Griffey is going to be 38 years old and is sitting at 593 home runs.  The season before Bonds turned 38, he was at 613 home runs.  This difference is only 20 home runs.  Bonds' pace after turning 38 was one home run per 10 at bats or 30 home runs per season.  In seasons in which Griffey turned 23 years old, in seasons in which he has accumulated at least 400 at bats, he has failed to hit more than 35 home runs only once (2006 in which he had 27 home runs in 428 at bats).  Still believe the record is out of reach?

Junior is 169 home runs shy of Bonds entering the 2008 season.  If he can stay healthy for five more years, he would need to average 34 home runs per year to pass Barry (this would mean Griffey would need to play until his 42nd birthday).  If he could squeeze out another year, the average he would need would be 28 home runs per year (taking him up to his 43rd birthday).  In today's day and age, playing well beyond forty years of age has become common, and many players have been able to add to their legacy in these later years; Greg Maddux, Roger Clemens (regardless of alegations), and the ageless wonder.  So it is not out of the question for Junior to go to an American League franchise with a hitter friendly park and be the designated hitter.

Ken Griffey Jr. was once proclaimed to be possibly the best player of all-time baseball.  Along with his gold-glove abilities in the field, he also brings to the plate one of the sweetest swings that baseball has ever seen.  He never was simply a home run machine like McGwire, but an all-around talent, on the All-Century Team, with a .290 career average, 13 time All-Star, 2 time MVP, and all in only 10 seasons with 500+ at bats.  Currently he ranks sixth on the all-time home run list, and it does not seem that he will stay that low when it is all said and done.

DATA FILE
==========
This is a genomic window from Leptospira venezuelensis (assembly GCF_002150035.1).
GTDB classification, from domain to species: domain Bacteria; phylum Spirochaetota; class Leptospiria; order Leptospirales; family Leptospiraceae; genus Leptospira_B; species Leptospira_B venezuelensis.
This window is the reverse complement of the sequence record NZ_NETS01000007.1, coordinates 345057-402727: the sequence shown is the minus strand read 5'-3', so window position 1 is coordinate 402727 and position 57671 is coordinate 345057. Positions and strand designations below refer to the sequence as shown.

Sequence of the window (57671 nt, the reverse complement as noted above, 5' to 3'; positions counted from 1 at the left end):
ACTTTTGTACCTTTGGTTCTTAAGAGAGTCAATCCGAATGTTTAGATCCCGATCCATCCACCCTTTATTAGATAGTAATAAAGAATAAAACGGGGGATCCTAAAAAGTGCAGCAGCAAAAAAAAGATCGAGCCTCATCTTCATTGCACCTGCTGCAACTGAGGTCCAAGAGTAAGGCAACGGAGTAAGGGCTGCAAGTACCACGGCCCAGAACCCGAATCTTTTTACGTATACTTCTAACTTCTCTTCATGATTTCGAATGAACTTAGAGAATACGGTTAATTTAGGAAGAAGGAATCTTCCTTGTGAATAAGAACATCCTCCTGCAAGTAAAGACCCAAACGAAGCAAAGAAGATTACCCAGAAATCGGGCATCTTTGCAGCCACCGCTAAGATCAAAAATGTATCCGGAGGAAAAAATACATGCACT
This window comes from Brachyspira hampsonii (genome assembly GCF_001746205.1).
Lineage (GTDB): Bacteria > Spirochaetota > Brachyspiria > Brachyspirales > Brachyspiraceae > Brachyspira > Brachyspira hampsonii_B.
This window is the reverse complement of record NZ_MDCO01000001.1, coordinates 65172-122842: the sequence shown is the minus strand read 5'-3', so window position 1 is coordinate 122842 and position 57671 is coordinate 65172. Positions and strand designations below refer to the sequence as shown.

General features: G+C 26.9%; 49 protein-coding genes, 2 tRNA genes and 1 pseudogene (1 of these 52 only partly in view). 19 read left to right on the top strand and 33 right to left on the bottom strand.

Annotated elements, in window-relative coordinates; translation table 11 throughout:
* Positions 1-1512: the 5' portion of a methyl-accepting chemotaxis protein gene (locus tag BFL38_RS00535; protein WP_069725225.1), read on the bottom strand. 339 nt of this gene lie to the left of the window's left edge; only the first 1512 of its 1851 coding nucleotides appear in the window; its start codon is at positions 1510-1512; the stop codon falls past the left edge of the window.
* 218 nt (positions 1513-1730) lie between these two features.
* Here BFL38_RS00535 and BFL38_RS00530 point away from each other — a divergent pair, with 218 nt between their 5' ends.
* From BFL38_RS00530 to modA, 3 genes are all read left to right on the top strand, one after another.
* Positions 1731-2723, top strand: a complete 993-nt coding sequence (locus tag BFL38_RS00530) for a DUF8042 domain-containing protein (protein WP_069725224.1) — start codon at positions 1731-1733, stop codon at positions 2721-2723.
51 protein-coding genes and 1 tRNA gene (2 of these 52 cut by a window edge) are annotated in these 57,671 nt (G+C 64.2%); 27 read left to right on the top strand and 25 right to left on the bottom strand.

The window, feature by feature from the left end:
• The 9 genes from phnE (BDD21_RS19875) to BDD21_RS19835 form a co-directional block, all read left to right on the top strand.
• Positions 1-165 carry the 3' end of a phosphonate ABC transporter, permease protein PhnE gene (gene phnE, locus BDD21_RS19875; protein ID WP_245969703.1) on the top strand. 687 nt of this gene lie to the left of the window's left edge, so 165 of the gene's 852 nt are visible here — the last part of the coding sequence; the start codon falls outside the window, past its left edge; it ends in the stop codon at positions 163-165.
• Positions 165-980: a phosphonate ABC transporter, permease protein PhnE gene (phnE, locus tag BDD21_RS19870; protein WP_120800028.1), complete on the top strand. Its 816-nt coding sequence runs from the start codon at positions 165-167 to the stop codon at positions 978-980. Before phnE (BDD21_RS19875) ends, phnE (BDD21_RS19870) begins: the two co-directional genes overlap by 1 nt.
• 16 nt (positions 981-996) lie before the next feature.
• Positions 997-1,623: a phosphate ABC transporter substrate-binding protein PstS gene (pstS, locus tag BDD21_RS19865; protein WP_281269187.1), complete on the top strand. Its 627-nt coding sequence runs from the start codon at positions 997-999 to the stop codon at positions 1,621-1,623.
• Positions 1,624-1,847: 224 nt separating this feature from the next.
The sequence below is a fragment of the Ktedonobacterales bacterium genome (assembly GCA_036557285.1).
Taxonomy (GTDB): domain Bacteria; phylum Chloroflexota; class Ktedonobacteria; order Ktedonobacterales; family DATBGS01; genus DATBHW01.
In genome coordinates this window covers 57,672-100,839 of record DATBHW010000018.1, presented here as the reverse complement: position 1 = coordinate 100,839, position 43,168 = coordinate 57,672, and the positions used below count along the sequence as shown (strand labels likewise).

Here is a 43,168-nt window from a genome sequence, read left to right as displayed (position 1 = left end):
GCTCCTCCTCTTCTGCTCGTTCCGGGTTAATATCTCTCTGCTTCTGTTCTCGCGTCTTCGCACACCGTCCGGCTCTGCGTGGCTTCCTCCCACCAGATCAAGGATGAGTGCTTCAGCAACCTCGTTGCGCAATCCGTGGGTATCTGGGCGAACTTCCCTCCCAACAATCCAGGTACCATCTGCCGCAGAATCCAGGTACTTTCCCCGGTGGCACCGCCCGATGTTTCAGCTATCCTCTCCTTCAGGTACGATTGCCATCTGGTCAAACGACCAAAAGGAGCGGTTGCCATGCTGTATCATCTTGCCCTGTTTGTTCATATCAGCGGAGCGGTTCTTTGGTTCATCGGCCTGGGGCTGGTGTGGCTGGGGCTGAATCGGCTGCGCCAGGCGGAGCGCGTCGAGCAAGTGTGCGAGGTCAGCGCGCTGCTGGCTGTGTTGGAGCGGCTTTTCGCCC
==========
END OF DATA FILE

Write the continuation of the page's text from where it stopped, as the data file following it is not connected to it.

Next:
Griffey passing Bonds would be a push; he could knock Barry out of the number one slot in five or six short years, but if he is unable to do so, Alex Rodriguez stands next in line in having the opportunity to reach 755 762.

Alex Rodriguez may end up being the best statistic player in baseball history.

Alex Rodriguez is secret.  Every fan knows that he is well on pace to shatter oh so many records.  Entering next season at 32 years old, he already has accumulated 518 home runs.  This count is only 244 home runs off the record.  If Alex plays through 2015 (putting him at 40 years old), he would have to average 31 home runs per year. Very doable for the talented slugger.

Alex has never had any major injuries.  He has gone the last twelve years of his career having over 500 at bats per season and during that stretch, hitting less than 35 home runs per year only once (1997).  Alex is very precautions of getting hurt, evident by his constant work-outs in which are dominated by flexibility training.  God willing, this should allow Alex to remain healthy for the remainder of his career.

Griff 1.jpg

Injuries are a part of sports; sometimes they are derailing of a historical milestone... sometimes they are avoided, and sometimes the adversary is overcome.  But in the case of the chase, lets all hope that the injury bug stays away from Ken Griffey Jr. and Alex Rodriguez, so that one day the top of the all-time coveted list in sports will read:

Alex Rodriguez 764
Ken Griffey Jr. 763